In this article, we will look at different types of vectors like zero, unit, coinitial, collinear, equal and negative vectors. Further, we will solve some examples to get a better understanding.

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## Types of Vectors

### Zero Vector

We know that all vectors have initial and terminal points. A Zero vector or a null vector is one in which these two points coincide. It is denoted as* *\( \vec{0} \). Since the magnitude is zero, we cannot assign a direction to these vectors. Alternatively, zero vectors can have any direction. Some examples of zero vectors are \( \vec{AA} \), \( \vec{BB} \), etc.

**Browse more Topics under Vector Algebra**

- Basic Concepts of Vectors
- Components of a Vector
- Addition of Vectors
- Scalar (or Dot) Product of Two Vectors
- Vector (or Cross) Product of Two Vectors
- Section Formula
- Projection of a Vector on a Line

**You can download Vector Algebra Cheat Sheet by clicking on the download button below**

### Unit Vector

A Unit vector is a vector having a magnitude of unity or 1 unit. A unit vector in the direction of a given vector \( \vec{a} \) is denoted as \( \hat{a} \).

### Coinitial Vectors

Coinitial vectors are two or more vectors which have the same initial point. For example, \( \vec{AB} \) and \( \vec{AC} \) are coinitial vectors since they have the same initial point ‘A’.

### Collinear Vectors

Collinear vectors are two or more vectors which are parallel to the same line irrespective of their magnitudes and direction.

### Equal Vectors

If two vectors \( \vec{a} \) and \( \vec{b} \) have the same magnitude and direction regardless of the positions of their initial points, then they are Equal vectors. These vectors are written as \( \vec{a} \) = \( \vec{b} \).

### Negative of a Vector

Let’s say that there is a vector \( \vec{AB} \) having a certain magnitude and direction. Now, if there is a vector whose magnitude is same as that of vector \( \vec{AB} \) but the direction is opposite, then it is called negative of the given vector \( \vec{AB} \). For example, vector \( \vec{BA} \) is the negative of vector \( \vec{AB} \). It is written as \( \vec{BA} \) = – \( \vec{AB} \).

**Important Note: **In this article, we will be talking only about free vectors. Free vectors are ones which can be subjected to parallel displacements without changing their magnitudes and direction.

### Vector Algebra

Now, let us look at an example to understand the different types of vectors.

## Example 1

In the figure given below, identify Collinear, Equal and Coinitial vectors:

Solution: By definition, we know that

- Collinear vectors are two or more vectors parallel to the same line irrespective of their magnitudes and direction. Hence, in the given figure, the following vectors are collinear: \( \vec{a} \), \( \vec{c} \), and \( \vec{d} \).
- Equal vectors have the same magnitudes and direction regardless of their initial points. Hence, in the given figure, the following vectors are equal: \( \vec{a} \) and \( \vec{c} \).
- Coinitial vectors are two or more vectors having the same initial point. Hence, in the given figure, the following vectors are coinitial: \( \vec{b} \), \( \vec{c} \), and \( \vec{d} \).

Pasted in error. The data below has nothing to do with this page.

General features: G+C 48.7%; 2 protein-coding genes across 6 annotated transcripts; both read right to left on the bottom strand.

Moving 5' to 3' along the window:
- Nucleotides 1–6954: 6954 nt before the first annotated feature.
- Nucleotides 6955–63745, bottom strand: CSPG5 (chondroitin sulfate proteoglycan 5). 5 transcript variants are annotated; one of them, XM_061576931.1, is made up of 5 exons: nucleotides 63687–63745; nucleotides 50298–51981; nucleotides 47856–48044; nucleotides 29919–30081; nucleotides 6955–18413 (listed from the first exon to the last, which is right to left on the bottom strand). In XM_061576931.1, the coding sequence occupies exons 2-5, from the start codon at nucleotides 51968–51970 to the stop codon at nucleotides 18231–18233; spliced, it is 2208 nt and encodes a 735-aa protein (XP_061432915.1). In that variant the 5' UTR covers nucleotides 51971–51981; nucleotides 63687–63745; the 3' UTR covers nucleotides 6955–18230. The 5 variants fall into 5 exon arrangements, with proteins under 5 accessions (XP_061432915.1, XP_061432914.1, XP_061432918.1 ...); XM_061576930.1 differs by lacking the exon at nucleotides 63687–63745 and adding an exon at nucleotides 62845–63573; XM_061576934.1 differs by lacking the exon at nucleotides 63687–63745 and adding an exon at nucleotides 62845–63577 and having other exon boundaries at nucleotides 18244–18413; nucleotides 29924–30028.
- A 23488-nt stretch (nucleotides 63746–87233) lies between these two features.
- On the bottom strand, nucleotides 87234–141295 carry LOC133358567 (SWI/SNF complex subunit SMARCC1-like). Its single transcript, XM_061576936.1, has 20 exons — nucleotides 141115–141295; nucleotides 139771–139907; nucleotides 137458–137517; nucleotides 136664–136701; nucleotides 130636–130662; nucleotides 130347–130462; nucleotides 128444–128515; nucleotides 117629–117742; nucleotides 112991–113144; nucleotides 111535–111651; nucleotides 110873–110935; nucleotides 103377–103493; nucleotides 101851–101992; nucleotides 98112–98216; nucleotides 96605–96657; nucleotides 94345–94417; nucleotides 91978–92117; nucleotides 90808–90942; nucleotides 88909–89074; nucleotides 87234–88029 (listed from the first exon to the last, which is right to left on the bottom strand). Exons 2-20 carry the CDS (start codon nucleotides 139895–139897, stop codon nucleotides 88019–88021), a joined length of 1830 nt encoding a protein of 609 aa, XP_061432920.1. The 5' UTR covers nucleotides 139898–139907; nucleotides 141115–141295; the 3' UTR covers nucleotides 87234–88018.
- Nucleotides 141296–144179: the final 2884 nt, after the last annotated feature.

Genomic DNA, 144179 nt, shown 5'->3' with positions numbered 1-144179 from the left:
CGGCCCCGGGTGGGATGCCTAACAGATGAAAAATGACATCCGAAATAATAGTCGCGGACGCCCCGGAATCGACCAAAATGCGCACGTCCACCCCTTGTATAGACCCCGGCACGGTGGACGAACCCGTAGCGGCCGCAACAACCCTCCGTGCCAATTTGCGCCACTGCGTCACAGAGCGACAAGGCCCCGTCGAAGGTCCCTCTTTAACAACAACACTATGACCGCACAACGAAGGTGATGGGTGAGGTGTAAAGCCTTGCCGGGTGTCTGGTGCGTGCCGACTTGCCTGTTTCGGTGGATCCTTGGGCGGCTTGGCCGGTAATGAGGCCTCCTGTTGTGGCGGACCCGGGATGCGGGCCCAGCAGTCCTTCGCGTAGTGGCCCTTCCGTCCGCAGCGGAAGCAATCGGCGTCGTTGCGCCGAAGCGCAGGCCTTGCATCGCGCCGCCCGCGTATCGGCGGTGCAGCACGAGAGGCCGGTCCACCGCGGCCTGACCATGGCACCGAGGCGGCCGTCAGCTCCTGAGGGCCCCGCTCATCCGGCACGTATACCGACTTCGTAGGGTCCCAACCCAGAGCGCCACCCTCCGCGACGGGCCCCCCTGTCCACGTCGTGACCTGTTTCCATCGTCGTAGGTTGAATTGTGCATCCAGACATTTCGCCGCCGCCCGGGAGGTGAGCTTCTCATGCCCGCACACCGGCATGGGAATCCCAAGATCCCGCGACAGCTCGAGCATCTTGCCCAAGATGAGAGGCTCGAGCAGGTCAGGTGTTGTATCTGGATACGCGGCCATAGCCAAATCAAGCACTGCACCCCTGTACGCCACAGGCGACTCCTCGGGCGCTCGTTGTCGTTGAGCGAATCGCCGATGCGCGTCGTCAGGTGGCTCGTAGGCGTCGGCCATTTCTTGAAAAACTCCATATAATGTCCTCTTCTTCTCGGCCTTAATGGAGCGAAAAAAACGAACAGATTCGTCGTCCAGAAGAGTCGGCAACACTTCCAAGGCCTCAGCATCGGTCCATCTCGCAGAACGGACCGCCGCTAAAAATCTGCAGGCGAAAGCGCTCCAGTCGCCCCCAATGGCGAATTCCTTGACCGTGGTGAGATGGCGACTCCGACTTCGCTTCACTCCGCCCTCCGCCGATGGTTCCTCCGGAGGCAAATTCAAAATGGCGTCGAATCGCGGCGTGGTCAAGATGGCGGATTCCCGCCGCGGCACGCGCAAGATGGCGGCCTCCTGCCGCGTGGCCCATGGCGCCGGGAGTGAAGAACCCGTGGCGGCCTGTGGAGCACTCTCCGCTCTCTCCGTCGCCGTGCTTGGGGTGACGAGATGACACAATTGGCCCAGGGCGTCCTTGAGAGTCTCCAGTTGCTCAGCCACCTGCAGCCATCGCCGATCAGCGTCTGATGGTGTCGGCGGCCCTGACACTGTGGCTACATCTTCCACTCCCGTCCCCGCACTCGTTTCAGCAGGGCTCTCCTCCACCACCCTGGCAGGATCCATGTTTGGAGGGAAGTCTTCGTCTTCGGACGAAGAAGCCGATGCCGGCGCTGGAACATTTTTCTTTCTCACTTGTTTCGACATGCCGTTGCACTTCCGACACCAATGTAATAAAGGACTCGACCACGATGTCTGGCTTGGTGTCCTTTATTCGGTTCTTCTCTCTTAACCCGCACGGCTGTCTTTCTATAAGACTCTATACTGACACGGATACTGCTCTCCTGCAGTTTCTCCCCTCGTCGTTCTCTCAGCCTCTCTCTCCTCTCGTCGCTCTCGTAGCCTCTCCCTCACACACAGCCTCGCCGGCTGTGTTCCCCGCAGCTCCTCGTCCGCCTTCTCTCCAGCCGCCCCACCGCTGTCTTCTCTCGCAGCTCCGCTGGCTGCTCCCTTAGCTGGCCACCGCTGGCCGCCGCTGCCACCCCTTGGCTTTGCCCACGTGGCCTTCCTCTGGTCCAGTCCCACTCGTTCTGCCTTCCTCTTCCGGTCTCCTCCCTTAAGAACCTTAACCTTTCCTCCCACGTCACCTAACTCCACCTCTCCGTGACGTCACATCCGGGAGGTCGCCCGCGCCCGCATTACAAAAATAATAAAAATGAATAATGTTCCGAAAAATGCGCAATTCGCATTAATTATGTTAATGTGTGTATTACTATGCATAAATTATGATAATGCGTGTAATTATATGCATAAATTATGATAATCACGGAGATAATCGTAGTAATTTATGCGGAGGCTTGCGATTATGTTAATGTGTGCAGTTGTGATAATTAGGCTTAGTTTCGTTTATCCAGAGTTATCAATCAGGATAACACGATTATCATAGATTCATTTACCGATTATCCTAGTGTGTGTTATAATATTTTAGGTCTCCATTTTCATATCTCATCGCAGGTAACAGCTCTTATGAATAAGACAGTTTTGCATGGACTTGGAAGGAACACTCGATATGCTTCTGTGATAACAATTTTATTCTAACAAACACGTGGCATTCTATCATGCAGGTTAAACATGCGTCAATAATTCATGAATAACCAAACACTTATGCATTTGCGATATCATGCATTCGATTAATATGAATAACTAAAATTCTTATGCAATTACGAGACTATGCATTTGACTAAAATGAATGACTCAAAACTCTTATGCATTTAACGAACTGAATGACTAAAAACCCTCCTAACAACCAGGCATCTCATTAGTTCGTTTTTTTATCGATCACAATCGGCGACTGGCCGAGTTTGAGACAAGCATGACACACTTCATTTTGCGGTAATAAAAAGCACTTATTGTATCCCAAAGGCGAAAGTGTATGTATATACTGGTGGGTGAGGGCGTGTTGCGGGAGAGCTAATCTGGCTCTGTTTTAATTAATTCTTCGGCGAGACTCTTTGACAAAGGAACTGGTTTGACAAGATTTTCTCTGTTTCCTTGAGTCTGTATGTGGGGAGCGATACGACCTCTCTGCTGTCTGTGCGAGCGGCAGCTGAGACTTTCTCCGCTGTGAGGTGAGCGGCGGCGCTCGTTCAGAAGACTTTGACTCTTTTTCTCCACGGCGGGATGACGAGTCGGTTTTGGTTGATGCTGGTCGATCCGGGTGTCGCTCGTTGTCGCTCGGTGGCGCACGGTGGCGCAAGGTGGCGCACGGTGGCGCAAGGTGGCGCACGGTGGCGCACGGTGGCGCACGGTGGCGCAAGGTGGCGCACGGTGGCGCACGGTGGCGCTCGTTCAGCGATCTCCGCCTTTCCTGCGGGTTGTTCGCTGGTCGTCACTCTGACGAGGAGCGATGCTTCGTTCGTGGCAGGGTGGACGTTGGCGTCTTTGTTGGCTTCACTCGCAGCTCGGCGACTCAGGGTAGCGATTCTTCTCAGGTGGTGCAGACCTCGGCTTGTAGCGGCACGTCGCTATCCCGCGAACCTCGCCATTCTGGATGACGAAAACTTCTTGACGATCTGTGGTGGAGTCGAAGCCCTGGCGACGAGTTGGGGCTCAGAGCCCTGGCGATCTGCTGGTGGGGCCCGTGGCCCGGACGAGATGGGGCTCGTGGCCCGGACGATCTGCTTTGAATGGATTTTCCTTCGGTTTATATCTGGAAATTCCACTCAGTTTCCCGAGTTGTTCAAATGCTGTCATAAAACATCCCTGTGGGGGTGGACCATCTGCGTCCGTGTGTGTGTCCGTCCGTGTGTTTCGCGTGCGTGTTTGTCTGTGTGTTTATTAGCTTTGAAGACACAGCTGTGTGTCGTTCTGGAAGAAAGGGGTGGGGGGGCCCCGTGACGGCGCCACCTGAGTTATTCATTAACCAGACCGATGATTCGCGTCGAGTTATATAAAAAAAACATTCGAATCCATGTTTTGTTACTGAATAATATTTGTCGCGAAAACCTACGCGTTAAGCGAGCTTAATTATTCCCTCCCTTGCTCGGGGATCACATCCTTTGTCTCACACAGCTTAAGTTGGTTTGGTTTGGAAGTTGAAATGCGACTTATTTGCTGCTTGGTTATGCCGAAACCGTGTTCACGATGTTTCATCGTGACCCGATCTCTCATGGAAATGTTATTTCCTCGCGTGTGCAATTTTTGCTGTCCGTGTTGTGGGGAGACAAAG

## More Solved Examples for You

**Question 1: In the given figure, identify the following vectors**

**Coinitial****Equal****Collinear but not equal**

**Answer :**

- Coinitial vectors have the same initial point. In the figure given above, vectors \( \vec{a} \) and \( \vec{d} \) are the two vectors which have the same initial point P.
- Equal vectors have same magnitudes and direction. In the figure given above, vectors \( \vec{b} \) and \( \vec{d} \) are equal vectors.
- Collinear vectors are two or more vectors parallel to the same line. In the figure given above, vectors \( \vec{a} \) and \( \vec{c} \) are parallel and hence, collinear. Also, vectors \( \vec{b} \) and \( \vec{d} \) are parallel and hence, collinear. We know that vectors \( \vec{b} \) and \( \vec{d} \) are also equal. Hence, vectors \( \vec{a} \) and \( \vec{c} \) are collinear but not equal.

**Question 2: What is the formula for vector?**

**Answer:** We can define the magnitude of vector →PQ, which is the distance between the initial point P and the endpoint Q. Furthermore, in symbols, the magnitude of →PQ is written as | →PQ |. Most importantly, if the coordinates of the initial point and the endpoint of a vector are given then we can use the distance formula to find its magnitude.

**Question 3: What is a negative vector?**

**Answer:** It refers to a vector that points in the opposite direction to the reference positive direction. In simple words, it is a vector that has the opposite direction to the reference positive direction. In addition, similar to a scalar, vectors can also be subtracted or added.

**Question 4: Is acceleration a vector?**

**Answer:** Yes, acceleration is a vector quantity because it has both direction and magnitude. Furthermore, a negative acceleration means that the object is slowing down. And it occurs in the opposite direction as the movement of the object.

**Question 5: Are parallel vectors collinear?**

**Answer:** These are those vectors that have the same or parallel support. In addition, they can have equal or unequal magnitudes and their directions can be opposite or same. Most importantly, two vectors are collinear if they have the same direction or are parallel or anti-parallel.

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